3. 3.

    Learning structure.

  4. 4.

    Old organizational learning.

  5. 5.

    New organizational learning.

Before listing the five dimensions (continua) against which these definitions are to be evaluated, it is worthwhile to say something about the first and last of these definitions. The first captures the increasingly important element of informal learning, while the last definition focuses on a new and philosophically speaking, non‐foundational epistemic approach to knowledge work (Eijkman, 2008). The latter very much follows on the work of Etienne Wenger (1999) and his work on Communities of Practice.

The five definitions are then evaluated against which the following dimensions:

  1. 1.

    Organizational processes … organizational forms.

  2. 2.

    It is individuals that learn … it is organizations that learn.

  3. 3.

    Learning as an end … learning as a means.

  4. 4.

    LOs exist naturally … LOs require action to come into being.

  5. 5.

    Learning occurs voluntarily … Learning is a forced activity.

Each of these definitions are then examined in terms of their advantages and disadvantages from four different stakeholder perspectives:
  1. 1.

    those of employers;

  2. 2.

    those of employees;

  3. 3.

    from a societal perspective; and

  4. 4.

    from a “fashion exploiter” perspective.

One can see from this succinct overview that the authors' approach is thorough and comprehensive. Moreover, this book is not only highly readable and user friendly to old hands and novices alike, but is equally informative for all.

Again, although this book does not aim to provide an exhaustive treatment, it nevertheless manages to cover the field extensively through the exposition of a comprehensive, well argued, though also a non‐prescriptive framework that enables readers to find their own preferences.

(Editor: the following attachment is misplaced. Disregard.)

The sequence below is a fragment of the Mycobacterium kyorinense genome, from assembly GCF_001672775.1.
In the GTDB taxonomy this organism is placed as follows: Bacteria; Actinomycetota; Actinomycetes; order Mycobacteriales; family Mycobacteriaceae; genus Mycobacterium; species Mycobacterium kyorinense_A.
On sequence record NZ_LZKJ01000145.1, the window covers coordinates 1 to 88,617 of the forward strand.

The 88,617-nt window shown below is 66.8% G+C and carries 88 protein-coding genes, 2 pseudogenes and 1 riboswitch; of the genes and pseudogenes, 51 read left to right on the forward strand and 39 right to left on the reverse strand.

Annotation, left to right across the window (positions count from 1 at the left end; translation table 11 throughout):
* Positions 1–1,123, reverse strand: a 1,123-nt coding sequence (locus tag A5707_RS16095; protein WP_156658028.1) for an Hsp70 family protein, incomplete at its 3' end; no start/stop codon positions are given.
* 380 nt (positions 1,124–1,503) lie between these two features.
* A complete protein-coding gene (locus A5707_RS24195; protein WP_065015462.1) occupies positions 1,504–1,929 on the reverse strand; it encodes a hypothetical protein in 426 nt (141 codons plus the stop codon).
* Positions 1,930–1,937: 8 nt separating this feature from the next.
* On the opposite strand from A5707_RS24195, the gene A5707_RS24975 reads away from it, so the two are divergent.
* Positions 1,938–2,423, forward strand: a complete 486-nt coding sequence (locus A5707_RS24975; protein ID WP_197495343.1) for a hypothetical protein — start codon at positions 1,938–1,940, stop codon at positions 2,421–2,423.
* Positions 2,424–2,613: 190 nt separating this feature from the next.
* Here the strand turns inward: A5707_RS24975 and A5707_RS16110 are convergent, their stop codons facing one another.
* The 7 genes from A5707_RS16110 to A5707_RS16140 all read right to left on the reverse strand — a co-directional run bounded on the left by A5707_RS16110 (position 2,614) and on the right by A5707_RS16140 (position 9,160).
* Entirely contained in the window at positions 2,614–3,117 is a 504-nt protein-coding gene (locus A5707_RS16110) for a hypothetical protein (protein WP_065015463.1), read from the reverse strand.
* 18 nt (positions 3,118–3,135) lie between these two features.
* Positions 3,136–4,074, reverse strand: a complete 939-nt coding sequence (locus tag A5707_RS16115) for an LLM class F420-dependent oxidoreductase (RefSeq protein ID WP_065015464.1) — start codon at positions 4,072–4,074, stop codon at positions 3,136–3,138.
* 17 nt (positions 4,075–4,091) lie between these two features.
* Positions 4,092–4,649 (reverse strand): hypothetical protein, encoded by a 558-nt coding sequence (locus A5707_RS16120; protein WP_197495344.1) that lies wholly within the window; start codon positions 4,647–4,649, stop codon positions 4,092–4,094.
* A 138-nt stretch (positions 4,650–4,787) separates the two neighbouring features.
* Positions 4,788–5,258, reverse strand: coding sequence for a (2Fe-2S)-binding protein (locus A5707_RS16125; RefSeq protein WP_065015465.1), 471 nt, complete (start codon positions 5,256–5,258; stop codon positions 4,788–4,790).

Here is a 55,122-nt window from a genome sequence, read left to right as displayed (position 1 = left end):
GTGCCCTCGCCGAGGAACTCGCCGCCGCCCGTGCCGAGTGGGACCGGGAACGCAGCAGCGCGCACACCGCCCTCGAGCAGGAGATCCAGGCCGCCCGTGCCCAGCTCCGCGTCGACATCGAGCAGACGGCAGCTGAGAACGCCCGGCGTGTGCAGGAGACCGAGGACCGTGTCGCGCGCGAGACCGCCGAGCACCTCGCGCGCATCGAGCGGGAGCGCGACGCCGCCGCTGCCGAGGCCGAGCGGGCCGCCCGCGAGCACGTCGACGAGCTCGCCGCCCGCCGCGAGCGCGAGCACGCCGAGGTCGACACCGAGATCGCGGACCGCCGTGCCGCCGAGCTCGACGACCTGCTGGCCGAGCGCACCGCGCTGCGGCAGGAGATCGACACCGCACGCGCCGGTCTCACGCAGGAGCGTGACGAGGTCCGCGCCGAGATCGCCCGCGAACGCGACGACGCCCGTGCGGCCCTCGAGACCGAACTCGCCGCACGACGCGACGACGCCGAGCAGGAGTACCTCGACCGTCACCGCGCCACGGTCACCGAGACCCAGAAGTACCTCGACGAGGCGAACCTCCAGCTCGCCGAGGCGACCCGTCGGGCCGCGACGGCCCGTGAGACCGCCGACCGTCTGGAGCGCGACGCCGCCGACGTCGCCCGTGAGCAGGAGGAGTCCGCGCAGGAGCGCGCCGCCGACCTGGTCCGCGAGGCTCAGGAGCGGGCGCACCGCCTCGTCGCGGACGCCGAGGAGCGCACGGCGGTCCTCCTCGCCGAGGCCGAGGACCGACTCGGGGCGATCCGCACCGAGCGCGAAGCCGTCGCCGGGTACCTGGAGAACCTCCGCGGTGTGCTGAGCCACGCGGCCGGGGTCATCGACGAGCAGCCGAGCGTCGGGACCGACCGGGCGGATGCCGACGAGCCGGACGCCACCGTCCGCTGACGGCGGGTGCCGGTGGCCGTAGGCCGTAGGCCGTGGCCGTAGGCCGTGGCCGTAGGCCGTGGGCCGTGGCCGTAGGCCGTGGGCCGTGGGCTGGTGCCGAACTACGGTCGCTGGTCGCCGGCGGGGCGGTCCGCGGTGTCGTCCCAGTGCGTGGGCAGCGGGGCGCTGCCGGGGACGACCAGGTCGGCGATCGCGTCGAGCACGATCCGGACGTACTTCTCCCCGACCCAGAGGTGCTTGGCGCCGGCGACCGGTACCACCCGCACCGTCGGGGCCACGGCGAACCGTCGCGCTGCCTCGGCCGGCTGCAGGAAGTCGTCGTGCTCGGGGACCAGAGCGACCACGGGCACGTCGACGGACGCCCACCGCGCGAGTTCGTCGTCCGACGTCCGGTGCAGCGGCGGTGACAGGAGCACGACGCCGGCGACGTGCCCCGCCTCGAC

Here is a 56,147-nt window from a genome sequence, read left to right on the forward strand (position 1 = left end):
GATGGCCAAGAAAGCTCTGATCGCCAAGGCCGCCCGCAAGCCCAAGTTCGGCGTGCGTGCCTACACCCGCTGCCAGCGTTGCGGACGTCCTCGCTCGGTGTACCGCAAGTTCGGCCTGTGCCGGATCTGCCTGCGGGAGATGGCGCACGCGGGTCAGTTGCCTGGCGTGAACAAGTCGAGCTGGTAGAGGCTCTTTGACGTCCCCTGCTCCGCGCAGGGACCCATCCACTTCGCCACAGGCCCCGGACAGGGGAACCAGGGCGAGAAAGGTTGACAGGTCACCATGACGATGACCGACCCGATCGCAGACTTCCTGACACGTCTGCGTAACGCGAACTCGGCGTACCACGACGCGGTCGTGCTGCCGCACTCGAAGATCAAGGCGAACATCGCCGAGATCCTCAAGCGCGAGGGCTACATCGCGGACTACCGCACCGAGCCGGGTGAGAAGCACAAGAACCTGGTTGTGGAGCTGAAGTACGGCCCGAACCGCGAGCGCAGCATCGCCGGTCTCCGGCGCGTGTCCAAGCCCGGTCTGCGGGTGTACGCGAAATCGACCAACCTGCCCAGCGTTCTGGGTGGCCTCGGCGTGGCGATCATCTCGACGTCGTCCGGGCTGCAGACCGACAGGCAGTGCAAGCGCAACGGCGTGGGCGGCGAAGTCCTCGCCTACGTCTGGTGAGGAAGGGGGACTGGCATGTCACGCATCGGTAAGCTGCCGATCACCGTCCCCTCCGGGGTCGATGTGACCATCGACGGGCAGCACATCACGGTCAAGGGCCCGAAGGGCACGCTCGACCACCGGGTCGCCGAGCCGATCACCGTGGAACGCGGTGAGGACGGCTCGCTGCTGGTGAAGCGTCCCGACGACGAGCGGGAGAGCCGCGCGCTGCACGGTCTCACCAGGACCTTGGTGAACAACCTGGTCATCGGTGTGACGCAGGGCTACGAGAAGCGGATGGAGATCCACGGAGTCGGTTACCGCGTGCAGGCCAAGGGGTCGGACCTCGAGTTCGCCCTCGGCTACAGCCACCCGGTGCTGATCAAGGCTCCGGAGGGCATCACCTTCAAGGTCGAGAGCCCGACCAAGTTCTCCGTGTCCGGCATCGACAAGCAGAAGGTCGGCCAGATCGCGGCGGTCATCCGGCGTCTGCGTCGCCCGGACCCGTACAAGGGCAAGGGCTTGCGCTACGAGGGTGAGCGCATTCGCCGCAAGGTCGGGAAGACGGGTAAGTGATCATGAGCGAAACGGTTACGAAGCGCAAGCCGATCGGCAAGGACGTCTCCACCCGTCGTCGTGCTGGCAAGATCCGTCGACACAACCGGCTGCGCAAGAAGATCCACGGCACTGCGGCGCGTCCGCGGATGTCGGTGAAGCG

Given this is a book highly suitable for early career LO researchers, consultants and academics, a list of suggested books on each definition would have been helpful to promote further reading. This is especially the case in regards to Part 2 of the book where references to key components of this framework are not quite as prevalent as in the first part. Nevertheless, this is a minor issue given the value this book represents. I would certainly hope that authors who intend to write for TLO will make use of this book so that more submissions will exhibit a more informed and nuanced approach to the complexities of the Learning Organization in its theoretical as well as its practical domain.


Argyris, C. (1999), On Organizational Learning, 2nd ed., Blackwell Publishing, Oxford.

Eijkman, H. (2008), “Web 2.0+ as a non‐foundational network‐centric learning space”, Campus Wide Information Systems, Vol. 25 No. 2, pp. 93104.

Gallie, W.B. (1956), “Essentially contested concepts”, Proceedings of the Aristotelian Society, Vol. 56, pp. 16798.

Gray, J. (1978), “On liberty, liberalism and essential contestability”, British Journal of Political Science, Vol. 8 No. 4, pp. 385402.

Örtenblad, A. (2007), “Senge's many faces: problem or opportunity?”, The Learning Organization, Vol. 14 No. 2, pp. 10822.

Pedler, M., Burgogyne, J. and Boydell, T. (1997), The Learning Company: A Strategy for Sustainable Development, 2nd ed., McGraw‐Hill, London.

Senge, P.M. (1990), The Fifth Discipline, Century Business, London.

Smith, P.A.C. (2008), “The Learning Organization turns 15: a retrospective”, The Learning Organization, Vol. 51 No. 6, pp. 4418.

Watkins, K. and Marsick, V. (Eds.) (1993), Sculpting the Learning Organization. Lessons in the Art and Science of Systematic Change, Jossey‐Bass, San Fransisco, CA.

Wenger, E. (1999), Communities of Practice: Learning, Meaning, and Identity, Cambridge University Press, Cambridge, MA.

Related articles